Catholic Churches shelter
Image of a shelter run by the Catholic church Catholic Chuches official site

Migrant shelters on the Mexican side of the border are running low on food and hygiene products as more people are staying for longer amid a crackdown on crossings by both the U.S. and Mexico, according to Border Report.

A person working at the Good Samaritan shelter, which is run by the Catholic church, told the outlet that they are tending for the needs of 70 people, when the figure was 40 not long ago.

"We believe we will see a marked increase in the coming days here and at other places, so we should be prepared. Our biggest need is food," said Rev. Juan Fierro.

He drew a direct link between the increase and the executive order by the Biden administration cracking down on asylum-seeking once the average amount of border crossings over a week exceeds 2,500.

Fierro added that people are now getting to the shelter with the intention of staying, rather than continuing toward the river to cross unlawfully. "They know the only way to come in legally to the United States now is through the application. They will seek the shelters, rest and begin their application through the app," he added, in reference to CBP One, which allocates 1,450 asylum-seeking appointments a day.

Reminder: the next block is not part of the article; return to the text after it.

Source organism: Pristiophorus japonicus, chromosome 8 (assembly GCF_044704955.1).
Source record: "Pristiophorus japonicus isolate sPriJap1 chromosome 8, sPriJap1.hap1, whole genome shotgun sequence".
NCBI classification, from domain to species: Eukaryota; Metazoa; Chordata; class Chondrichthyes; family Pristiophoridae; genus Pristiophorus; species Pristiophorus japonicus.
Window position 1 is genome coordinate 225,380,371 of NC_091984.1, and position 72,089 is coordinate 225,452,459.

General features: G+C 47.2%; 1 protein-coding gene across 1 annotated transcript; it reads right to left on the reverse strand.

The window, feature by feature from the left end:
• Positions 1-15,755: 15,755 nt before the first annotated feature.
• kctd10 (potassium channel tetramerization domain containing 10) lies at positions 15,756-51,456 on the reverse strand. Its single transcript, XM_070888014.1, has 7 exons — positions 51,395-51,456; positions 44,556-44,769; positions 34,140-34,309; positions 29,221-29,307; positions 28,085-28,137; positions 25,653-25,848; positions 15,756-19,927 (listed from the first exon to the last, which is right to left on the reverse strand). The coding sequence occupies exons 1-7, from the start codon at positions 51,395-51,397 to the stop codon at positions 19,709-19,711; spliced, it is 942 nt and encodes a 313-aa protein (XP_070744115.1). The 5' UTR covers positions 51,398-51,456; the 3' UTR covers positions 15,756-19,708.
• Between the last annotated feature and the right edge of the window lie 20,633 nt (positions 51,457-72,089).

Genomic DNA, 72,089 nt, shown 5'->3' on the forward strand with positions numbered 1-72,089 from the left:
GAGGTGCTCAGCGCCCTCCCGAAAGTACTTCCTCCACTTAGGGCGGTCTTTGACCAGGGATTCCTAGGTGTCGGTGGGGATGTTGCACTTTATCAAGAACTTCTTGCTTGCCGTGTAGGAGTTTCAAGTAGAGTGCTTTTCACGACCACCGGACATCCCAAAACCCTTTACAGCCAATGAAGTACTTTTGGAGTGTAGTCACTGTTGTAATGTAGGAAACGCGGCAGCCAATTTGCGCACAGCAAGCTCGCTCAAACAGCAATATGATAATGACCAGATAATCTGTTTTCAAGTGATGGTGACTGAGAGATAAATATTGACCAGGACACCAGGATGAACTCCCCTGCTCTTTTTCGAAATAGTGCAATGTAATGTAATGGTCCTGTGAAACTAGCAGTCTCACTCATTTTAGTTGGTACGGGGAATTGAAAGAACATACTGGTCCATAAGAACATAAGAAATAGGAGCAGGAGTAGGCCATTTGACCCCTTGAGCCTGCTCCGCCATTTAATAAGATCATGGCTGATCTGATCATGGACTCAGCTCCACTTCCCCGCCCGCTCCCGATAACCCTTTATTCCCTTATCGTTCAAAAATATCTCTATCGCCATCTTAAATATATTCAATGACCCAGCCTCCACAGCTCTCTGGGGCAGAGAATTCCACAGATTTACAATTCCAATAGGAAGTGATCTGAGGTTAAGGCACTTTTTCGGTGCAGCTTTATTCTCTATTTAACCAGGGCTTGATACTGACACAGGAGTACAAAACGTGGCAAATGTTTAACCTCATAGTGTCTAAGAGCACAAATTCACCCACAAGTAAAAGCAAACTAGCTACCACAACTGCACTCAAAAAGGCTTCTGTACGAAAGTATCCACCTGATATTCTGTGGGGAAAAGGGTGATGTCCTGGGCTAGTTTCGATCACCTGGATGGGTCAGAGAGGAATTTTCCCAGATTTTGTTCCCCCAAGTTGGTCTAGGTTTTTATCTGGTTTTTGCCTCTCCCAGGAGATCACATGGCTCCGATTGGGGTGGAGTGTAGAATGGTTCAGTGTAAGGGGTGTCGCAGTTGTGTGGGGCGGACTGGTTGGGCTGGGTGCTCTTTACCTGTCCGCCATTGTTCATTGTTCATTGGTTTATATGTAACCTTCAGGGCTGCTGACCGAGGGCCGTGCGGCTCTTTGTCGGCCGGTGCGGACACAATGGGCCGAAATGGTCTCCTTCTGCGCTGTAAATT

Migrants' wariness to cross is being reflected in the latest figures, which showed a 24% monthly decrease so far in June. Concretely, Customs and Border Protection data shows an average of 560 daily encounters this month, compared to 750 in May.

The outlet cited other sources saying that there were a little over 2,000 encounters along the Southwestern border on Monday. The figure is 75% lower than the 8,057 encounters recorded in December, among all-time highs.

The drop can be explained by additional factors to the Biden administration's actions: one is enforcement from Mexico, whose authorities have been increasingly preventing migrants from reaching the border over the past months.

Recent reports have shown that, lacking the funds to deport migrants, authorities are wearing them out until they give up. Checkpoints are located all over Mexican highways, with armed soldiers pulling migrants off buses and round up those walking along roads and in surrounding mountains.

An increase in repatriation flights from the U.S. is another factor, as many migrants are reluctant to go back to their home countries, be it because of not wanting to make the journey again or because they face larger levels of uncertainty once they get back.

Expedited removals are a third factor, as officers are largely enforcing a 1996 federal law allowing them to send back people without a valid asylum claim rather than have them face an immigration judge.

Heat is also playing a role, as recent temperatures have been way above the average for this part of the year, with triple or near-triple digit figures for weeks in a row. Overall, 82 people have died so far in the El Paso sector, many of them due to the heat.

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